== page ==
Also in my childhood I had lots of books: children’s books, literature books, poetry books. And also little guidebooks: trees you want to know, wildflowers you want to know, a natural history encyclopedia. In my mind, these worlds were both the same, the story book and picture book about the natural world. Books taught you about the world, about people, about the inner life, and this marvelous, strange thing that we’re a part of. I think in my child’s mind, art and science were always one thing, not two things. I lived in a rural part of Connecticut and my parents both loved the outdoors, loved to work in the garden. So, I was outside a lot. I didn’t realize it was going to be a main subject of my work until people starting saying, “You seem to write a lot about nature,” or asking me to give readings to audiences interested in nature. Over time I realized this was an obsession that I should embrace and not worry about, because it seemed to be something I needed and wanted to explore.
F: So your fascination with science, biology and ecology, does originally come from your childhood?
AHD: Yes, I think it does. There were a lot of writers in my family. My parents were involved with the theatre, but my grandfather was a country doctor and amateur horticulturalist. He grew fruit trees and nut trees, and was involved with trying to save the American chestnut tree from the blight that wiped them out. I remember my grandfather and father going out, standing around these trees and talking to them like the trees were people. And thinking, “Wow, this is what men care about in the world,” and thinking that was weird.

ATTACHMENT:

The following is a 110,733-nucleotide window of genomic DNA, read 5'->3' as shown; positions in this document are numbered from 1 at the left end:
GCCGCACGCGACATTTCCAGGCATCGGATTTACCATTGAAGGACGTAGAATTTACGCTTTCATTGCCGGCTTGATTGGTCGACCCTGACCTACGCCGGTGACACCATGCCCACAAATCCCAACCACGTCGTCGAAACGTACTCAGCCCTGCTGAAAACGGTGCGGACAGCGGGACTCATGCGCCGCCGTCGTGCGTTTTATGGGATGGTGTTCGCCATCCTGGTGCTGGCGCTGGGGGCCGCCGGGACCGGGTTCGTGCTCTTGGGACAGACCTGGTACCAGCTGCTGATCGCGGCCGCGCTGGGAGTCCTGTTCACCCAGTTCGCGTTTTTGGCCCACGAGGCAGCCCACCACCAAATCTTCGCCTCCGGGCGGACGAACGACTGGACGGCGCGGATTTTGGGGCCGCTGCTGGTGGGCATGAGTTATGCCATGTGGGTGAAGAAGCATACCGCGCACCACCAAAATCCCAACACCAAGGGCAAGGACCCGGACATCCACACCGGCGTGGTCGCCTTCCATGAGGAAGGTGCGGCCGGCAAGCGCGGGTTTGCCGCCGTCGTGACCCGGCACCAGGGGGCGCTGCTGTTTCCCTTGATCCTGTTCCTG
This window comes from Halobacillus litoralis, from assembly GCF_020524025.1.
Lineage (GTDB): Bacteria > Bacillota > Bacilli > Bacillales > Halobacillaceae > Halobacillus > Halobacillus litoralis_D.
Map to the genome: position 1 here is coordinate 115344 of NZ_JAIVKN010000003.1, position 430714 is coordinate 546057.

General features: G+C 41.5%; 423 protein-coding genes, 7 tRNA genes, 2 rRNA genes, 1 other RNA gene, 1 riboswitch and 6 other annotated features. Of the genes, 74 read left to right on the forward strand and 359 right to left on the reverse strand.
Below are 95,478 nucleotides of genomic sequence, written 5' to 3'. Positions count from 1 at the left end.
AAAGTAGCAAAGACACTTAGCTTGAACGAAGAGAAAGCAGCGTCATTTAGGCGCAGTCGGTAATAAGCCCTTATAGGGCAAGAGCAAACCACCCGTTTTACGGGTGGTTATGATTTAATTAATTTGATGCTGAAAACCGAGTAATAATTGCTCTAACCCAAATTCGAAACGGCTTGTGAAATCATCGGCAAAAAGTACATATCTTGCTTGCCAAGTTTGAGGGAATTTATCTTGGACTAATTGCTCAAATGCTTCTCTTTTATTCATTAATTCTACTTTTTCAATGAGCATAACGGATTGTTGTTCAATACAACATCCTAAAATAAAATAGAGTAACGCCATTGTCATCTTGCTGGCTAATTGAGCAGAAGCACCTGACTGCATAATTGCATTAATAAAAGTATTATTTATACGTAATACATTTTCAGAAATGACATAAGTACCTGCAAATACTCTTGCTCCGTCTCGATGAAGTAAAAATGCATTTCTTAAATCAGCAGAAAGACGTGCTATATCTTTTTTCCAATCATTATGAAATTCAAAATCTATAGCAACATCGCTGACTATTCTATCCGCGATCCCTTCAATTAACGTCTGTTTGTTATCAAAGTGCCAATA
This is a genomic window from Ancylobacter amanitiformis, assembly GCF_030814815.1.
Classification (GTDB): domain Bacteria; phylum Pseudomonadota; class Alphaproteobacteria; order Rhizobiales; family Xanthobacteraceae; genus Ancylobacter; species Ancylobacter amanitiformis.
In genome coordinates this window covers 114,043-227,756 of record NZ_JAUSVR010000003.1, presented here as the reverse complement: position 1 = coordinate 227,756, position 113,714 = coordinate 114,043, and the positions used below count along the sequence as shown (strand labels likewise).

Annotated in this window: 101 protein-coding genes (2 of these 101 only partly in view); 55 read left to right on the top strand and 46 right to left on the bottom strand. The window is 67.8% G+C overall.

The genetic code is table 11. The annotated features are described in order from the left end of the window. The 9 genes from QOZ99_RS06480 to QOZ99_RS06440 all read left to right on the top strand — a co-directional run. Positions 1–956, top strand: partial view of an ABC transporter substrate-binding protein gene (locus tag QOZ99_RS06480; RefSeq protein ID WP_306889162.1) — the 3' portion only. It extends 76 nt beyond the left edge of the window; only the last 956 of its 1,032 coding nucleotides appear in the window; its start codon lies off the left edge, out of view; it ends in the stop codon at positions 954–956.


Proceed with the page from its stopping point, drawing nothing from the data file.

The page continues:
F: In your work, I noticed the amount of research you incorporated into the poems about science. It almost makes me think you had some sort of past life as an undergraduate biology major. But is that not the case?
AHD: I was into biology in high school, and thought about it as a field I might go into. But I was much more strongly drawn to literature. I have a non-traditional background: I started at Brown University and I dropped out in my freshman year. I had an unplanned pregnancy; this was in the Sixties, so there was no counseling available. It was a very difficult time; I had a shot gun teenage marriage. I deferred my undergraduate education for a long time to raise my daughter, mostly by myself. It turned out to be one of my life’s greatest experiences. Talk about nature taking over and resetting the course of your life. So, no, I did not have undergraduate work in the sciences. But in those years I worked for Planned Parenthood, during President Johnson’s war on poverty. Among the programs that were set up to help disadvantaged women and families were family planning programs in rural areas. There were VISTA workers setting up those programs in rural Vermont, where I was living, and I got involved in that work. I got training in the health sciences, particularly in women’s reproductive care, and worked for Planned Parenthood for over a decade. That also tweaked my interest and capacity to think and write about science, though I haven’t written about those issues so much.